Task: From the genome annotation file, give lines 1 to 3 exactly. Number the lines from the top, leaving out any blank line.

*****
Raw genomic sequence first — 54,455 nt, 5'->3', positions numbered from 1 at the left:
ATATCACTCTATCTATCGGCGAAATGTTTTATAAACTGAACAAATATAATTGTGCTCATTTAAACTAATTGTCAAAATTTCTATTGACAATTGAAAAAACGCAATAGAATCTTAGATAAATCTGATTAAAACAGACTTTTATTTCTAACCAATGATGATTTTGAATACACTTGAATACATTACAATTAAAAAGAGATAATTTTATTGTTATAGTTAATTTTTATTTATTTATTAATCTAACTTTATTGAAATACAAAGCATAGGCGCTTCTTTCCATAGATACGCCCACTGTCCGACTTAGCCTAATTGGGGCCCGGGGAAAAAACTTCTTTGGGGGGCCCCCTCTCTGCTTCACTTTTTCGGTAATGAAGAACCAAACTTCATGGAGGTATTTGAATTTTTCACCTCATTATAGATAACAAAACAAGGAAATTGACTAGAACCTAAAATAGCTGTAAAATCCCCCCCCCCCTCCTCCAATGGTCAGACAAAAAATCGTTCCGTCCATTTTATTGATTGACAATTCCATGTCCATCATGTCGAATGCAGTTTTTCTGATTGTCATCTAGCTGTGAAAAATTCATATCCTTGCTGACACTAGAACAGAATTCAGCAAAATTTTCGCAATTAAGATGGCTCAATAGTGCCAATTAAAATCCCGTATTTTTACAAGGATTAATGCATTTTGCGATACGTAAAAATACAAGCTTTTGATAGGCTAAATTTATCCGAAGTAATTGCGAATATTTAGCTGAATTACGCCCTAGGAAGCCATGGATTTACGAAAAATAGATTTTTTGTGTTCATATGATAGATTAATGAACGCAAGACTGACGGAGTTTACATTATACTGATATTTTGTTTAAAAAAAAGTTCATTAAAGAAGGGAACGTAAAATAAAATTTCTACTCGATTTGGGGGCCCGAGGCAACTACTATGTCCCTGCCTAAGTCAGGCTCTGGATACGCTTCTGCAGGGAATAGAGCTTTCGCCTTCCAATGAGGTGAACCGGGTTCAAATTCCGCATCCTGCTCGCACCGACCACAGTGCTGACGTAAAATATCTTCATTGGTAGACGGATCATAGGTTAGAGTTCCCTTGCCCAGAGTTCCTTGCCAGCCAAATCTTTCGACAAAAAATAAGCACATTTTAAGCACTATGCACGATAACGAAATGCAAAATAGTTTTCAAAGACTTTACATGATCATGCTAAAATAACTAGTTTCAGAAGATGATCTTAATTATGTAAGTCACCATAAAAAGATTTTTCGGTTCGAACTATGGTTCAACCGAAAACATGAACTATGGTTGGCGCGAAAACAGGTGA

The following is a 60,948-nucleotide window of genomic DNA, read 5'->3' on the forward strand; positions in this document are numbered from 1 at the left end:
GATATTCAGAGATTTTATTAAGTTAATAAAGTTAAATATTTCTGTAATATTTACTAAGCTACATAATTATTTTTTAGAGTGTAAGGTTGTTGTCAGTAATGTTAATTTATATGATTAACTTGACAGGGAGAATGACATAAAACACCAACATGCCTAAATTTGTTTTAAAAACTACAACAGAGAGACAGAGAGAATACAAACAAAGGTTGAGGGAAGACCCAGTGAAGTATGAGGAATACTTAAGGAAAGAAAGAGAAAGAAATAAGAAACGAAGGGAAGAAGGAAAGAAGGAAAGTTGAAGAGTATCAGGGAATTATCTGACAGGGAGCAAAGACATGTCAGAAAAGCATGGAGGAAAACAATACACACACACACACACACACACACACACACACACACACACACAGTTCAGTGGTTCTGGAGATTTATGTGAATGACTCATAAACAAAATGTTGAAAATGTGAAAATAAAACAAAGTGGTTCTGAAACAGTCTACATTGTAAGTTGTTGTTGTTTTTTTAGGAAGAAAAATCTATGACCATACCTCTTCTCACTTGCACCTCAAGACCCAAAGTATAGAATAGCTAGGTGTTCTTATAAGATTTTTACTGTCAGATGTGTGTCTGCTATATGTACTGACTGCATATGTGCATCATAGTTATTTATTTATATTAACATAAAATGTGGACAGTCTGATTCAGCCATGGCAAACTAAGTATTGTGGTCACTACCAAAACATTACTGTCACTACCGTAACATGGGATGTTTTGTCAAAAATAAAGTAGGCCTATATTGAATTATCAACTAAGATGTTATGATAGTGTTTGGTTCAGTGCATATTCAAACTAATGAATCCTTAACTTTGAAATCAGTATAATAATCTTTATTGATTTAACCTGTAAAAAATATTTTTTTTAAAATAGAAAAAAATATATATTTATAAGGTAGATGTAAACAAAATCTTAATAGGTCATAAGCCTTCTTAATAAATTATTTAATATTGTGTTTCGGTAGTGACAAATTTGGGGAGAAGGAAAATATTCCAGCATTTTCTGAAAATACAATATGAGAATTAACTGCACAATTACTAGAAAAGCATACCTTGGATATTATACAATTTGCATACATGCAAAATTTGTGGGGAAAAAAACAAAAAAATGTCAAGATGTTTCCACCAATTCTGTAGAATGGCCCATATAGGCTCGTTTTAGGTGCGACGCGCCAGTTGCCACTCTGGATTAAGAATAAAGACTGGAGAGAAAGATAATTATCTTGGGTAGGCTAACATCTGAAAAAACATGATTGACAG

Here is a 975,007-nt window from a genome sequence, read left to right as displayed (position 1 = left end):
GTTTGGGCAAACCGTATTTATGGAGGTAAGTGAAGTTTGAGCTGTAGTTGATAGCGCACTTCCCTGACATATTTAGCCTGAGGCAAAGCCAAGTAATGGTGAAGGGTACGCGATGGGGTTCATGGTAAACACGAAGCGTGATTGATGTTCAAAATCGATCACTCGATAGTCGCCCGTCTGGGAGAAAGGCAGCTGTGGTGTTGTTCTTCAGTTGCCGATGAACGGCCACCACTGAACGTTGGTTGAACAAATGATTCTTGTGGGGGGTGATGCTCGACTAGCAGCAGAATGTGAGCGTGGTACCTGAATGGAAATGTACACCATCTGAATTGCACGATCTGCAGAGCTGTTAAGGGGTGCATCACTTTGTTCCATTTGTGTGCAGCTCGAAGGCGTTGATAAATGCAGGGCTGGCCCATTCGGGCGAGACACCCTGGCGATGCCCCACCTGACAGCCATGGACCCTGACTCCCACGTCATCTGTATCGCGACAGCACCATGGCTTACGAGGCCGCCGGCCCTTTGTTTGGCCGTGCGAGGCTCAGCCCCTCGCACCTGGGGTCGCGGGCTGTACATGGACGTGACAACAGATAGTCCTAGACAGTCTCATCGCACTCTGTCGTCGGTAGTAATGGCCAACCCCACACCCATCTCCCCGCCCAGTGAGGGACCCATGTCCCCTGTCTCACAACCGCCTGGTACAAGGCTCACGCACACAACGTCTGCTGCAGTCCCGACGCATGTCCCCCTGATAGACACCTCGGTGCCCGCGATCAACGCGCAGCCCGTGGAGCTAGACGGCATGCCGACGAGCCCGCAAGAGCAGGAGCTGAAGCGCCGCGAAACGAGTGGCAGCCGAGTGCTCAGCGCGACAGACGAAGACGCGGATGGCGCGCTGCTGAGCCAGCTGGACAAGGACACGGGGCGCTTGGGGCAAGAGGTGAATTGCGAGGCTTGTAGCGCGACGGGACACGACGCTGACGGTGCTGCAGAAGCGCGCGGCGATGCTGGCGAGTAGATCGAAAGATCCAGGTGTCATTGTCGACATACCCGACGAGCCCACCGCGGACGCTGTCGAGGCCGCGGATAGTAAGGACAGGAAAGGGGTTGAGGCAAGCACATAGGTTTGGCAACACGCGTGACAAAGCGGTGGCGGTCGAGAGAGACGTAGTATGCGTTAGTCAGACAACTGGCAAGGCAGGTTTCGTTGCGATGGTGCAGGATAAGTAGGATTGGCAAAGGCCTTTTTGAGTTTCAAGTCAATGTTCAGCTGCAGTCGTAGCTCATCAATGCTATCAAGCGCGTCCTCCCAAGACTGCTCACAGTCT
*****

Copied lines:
Raw genomic sequence first — 54,455 nt, 5'->3', positions numbered from 1 at the left:
ATATCACTCTATCTATCGGCGAAATGTTTTATAAACTGAACAAATATAATTGTGCTCATTTAAACTAATTGTCAAAATTTCTATTGACAATTGAAAAAACGCAATAGAATCTTAGATAAATCTGATTAAAACAGACTTTTATTTCTAACCAATGATGATTTTGAATACACTTGAATACATTACAATTAAAAAGAGATAATTTTATTGTTATAGTTAATTTTTATTTATTTATTAATCTAACTTTATTGAAATACAAAGCATAGGCGCTTCTTTCCATAGATACGCCCACTGTCCGACTTAGCCTAATTGGGGCCCGGGGAAAAAACTTCTTTGGGGGGCCCCCTCTCTGCTTCACTTTTTCGGTAATGAAGAACCAAACTTCATGGAGGTATTTGAATTTTTCACCTCATTATAGATAACAAAACAAGGAAATTGACTAGAACCTAAAATAGCTGTAAAATCCCCCCCCCCCTCCTCCAATGGTCAGACAAAAAATCGTTCCGTCCATTTTATTGATTGACAATTCCATGTCCATCATGTCGAATGCAGTTTTTCTGATTGTCATCTAGCTGTGAAAAATTCATATCCTTGCTGACACTAGAACAGAATTCAGCAAAATTTTCGCAATTAAGATGGCTCAATAGTGCCAATTAAAATCCCGTATTTTTACAAGGATTAATGCATTTTGCGATACGTAAAAATACAAGCTTTTGATAGGCTAAATTTATCCGAAGTAATTGCGAATATTTAGCTGAATTACGCCCTAGGAAGCCATGGATTTACGAAAAATAGATTTTTTGTGTTCATATGATAGATTAATGAACGCAAGACTGACGGAGTTTACATTATACTGATATTTTGTTTAAAAAAAAGTTCATTAAAGAAGGGAACGTAAAATAAAATTTCTACTCGATTTGGGGGCCCGAGGCAACTACTATGTCCCTGCCTAAGTCAGGCTCTGGATACGCTTCTGCAGGGAATAGAGCTTTCGCCTTCCAATGAGGTGAACCGGGTTCAAATTCCGCATCCTGCTCGCACCGACCACAGTGCTGACGTAAAATATCTTCATTGGTAGACGGATCATAGGTTAGAGTTCCCTTGCCCAGAGTTCCTTGCCAGCCAAATCTTTCGACAAAAAATAAGCACATTTTAAGCACTATGCACGATAACGAAATGCAAAATAGTTTTCAAAGACTTTACATGATCATGCTAAAATAACTAGTTTCAGAAGATGATCTTAATTATGTAAGTCACCATAAAAAGATTTTTCGGTTCGAACTATGGTTCAACCGAAAACATGAACTATGGTTGGCGCGAAAACAGGTGA

The following is a 60,948-nucleotide window of genomic DNA, read 5'->3' on the forward strand; positions in this document are numbered from 1 at the left end: